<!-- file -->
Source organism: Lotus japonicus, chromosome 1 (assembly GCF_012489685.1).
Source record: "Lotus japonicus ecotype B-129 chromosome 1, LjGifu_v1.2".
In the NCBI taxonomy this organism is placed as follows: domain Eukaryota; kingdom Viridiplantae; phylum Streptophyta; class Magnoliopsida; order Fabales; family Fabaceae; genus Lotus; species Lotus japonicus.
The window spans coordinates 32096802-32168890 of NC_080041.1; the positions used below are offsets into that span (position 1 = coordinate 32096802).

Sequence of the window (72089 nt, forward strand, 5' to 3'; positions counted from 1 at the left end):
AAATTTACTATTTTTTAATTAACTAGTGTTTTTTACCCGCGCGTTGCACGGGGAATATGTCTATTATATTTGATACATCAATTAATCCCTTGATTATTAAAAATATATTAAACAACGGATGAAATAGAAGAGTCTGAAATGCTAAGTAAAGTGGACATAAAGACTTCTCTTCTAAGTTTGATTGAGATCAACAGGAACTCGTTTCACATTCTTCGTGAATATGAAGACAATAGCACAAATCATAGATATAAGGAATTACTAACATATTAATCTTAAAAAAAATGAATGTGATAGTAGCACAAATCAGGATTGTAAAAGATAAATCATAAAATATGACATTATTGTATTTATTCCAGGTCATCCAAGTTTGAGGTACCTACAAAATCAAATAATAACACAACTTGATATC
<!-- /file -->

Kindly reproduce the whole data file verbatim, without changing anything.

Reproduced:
Source organism: Lotus japonicus, chromosome 1 (assembly GCF_012489685.1).
Source record: "Lotus japonicus ecotype B-129 chromosome 1, LjGifu_v1.2".
In the NCBI taxonomy this organism is placed as follows: domain Eukaryota; kingdom Viridiplantae; phylum Streptophyta; class Magnoliopsida; order Fabales; family Fabaceae; genus Lotus; species Lotus japonicus.
The window spans coordinates 32096802-32168890 of NC_080041.1; the positions used below are offsets into that span (position 1 = coordinate 32096802).

Sequence of the window (72089 nt, forward strand, 5' to 3'; positions counted from 1 at the left end):
AAATTTACTATTTTTTAATTAACTAGTGTTTTTTACCCGCGCGTTGCACGGGGAATATGTCTATTATATTTGATACATCAATTAATCCCTTGATTATTAAAAATATATTAAACAACGGATGAAATAGAAGAGTCTGAAATGCTAAGTAAAGTGGACATAAAGACTTCTCTTCTAAGTTTGATTGAGATCAACAGGAACTCGTTTCACATTCTTCGTGAATATGAAGACAATAGCACAAATCATAGATATAAGGAATTACTAACATATTAATCTTAAAAAAAATGAATGTGATAGTAGCACAAATCAGGATTGTAAAAGATAAATCATAAAATATGACATTATTGTATTTATTCCAGGTCATCCAAGTTTGAGGTACCTACAAAATCAAATAATAACACAACTTGATATC